Thursday, November 8, 2012

Vim Motions

One of the more frequent admonishments delivered on #vim to the whining novice or the curious journeyman is to master the many motions within the editor. Previously, a bewildering list of punctuation and jumbled letters was unceremoniously dumped on the complainant with the misguided expectation that they'd then take themselves off and get right to the task of memorising the eighty odd glyphs. We mistook their silence for compliance but I rather suspect it was more bewilderment or repulsion or sheer paralysis. In an attempt to friendly that mess up, I have started an infographic series intended to cover the twelve major categories, probably spread over six separate infographics.

The Vim Motions Infographic Series (in 9 parts):

1. Line & Buffer
2. Column
3. Word
4. Find
5. Search
6. Large Objects
7. Marks, Matches & Folds
8. Text Objects (not motions, but mesh nicely at this point)
9. Creating your own Text Objects

I plan to have a different expression on the chibi's face in each of the pages. I'll move the crying one from the Large Object page (as shown below) to page 1 and then progressively improve her mood through the remaining pages: something like -- crying, disappointment, resignation, hope, amazement, happiness, confidence, smugness and something devilish. As an update on that, I have inked five of the chibis now. I look forward to having them all up in their own infographics.

I decided to have the background colour change to suit the mood of the chibi, starting from black in image number one to represent depression and despair. I will roughly follow the same colour spread I used on the How Do I Feel graphic.

I have no experience in putting together a multi-page piece like this. Feedback certainly welcome. I was vaguely thinking of having it a bit like a magazine or comic book spread, but I don't know how to do that or whether it's the right or even a good approach.


Legend:
Green indicates cursor origin before issuing the motion.
Red indicates cursor destination at the end of the motion.
Orange shows the area covered by the motion. This would be the same area highlighted in Vim if a visual operator was used with these motions.

1. Line & Buffer Motions


2. Column Motions


 
6. Large Object Motions




The Many Faces of % in Vim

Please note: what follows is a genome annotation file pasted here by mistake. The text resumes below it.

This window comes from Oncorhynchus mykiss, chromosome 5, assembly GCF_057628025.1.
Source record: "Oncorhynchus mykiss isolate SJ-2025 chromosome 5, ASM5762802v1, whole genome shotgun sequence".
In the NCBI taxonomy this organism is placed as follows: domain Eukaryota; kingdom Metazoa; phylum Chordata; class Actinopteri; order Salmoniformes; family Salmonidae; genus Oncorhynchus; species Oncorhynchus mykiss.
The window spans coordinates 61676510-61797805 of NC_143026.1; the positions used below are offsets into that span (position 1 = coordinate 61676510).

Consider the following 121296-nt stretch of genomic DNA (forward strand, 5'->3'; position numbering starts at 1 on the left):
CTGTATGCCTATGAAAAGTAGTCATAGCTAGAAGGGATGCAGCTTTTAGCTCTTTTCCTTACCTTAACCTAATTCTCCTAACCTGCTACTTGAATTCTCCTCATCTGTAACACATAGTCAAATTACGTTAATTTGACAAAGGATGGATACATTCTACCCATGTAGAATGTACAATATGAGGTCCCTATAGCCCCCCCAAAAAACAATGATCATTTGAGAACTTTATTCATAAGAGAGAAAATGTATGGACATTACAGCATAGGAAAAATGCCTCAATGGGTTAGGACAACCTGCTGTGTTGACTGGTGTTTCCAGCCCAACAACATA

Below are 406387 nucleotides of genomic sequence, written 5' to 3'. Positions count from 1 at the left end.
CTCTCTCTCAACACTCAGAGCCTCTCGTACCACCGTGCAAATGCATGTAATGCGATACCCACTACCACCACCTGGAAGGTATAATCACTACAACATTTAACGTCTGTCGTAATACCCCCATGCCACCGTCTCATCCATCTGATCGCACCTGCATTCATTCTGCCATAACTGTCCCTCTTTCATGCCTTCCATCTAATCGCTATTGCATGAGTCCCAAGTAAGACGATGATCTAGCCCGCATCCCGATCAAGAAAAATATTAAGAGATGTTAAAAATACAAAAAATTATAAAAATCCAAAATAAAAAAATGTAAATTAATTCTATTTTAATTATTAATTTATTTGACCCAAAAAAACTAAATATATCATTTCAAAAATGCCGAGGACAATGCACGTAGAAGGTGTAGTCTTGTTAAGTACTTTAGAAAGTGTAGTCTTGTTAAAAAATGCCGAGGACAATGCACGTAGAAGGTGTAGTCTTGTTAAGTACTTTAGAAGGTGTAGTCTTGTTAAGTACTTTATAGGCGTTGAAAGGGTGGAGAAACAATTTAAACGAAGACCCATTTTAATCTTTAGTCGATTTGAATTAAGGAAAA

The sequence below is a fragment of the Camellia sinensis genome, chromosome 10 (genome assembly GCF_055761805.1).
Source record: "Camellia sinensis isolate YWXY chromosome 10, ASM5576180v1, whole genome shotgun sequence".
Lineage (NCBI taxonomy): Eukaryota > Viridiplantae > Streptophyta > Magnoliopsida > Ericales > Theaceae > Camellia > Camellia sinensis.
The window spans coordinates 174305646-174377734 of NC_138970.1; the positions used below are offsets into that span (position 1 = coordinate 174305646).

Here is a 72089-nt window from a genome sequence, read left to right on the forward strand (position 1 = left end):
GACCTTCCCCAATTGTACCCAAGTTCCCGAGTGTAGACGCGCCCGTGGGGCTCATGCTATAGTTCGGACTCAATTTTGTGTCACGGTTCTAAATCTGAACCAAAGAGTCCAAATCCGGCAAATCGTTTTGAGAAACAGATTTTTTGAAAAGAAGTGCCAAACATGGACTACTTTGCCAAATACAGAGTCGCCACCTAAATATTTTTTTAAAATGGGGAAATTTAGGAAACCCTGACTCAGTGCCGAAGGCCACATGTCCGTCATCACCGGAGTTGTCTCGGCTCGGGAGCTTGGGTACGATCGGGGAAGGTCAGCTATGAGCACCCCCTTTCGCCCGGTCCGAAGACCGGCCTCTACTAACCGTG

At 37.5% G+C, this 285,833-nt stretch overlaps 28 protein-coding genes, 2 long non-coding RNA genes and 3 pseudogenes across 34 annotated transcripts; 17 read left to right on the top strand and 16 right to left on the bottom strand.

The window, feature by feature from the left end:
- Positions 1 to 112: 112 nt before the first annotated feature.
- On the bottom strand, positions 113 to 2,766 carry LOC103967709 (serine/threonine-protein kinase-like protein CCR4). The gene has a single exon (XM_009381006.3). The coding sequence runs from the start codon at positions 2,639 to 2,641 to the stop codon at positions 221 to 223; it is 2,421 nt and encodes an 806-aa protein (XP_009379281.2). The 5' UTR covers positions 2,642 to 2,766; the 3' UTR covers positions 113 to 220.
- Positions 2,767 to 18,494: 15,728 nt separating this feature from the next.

Pity the poor Vimmer for he has so many a face to put to percent:

Help Topic Description
N% go to {count} percentage in the file
% match corresponding [({})] (enhanced with matchit.vim plugin)
g% enhanced match with matchit.vim plugin — cycle backwards through matches
:% as a range, equal to :1,$ (whole file)
:_% used as an argument to an :ex command as the name of the current file
"% as a register, the name of the current file
expr-% in VimL as modulo operator
expand(), printf() and bufname() in VimL use % in printf-like format specifiers
'grepformat', 'errorformat', 'shellredir', 'printheader' and 'statusline' various options use % as a printf-like format specifier
Regular Expression Atoms:
Match locations:
\%# cursor position
\%' position of a mark
\%l specific line
\%c specific column
\%v specific virtual column
\%( non-backref capturing group
\%[ sequence of optionally matched atoms
Numeric character specifier in matches:
\%d decimal
\%o octal
\%x hex (2 digits)
\%u hex (4 digits)
\%U hex (8 digits)
Absolute file or string boundaries:
\%^ start of file (or start of string)
\%$ end of file (or end of string)
\%V match inside visual area

Thursday, November 1, 2012

SkyBison

A true and accurate hysteri of the Rise Of The House Buffalo.

This chronicle begins on the 3rd day of the 7th month in the time of Our Vim where people lived a modal life of happiness and abided the :ex commands with pious fervour and so were blessed with edits most excellent and help abundant. It was a time of peace, prosperity and personal productivity.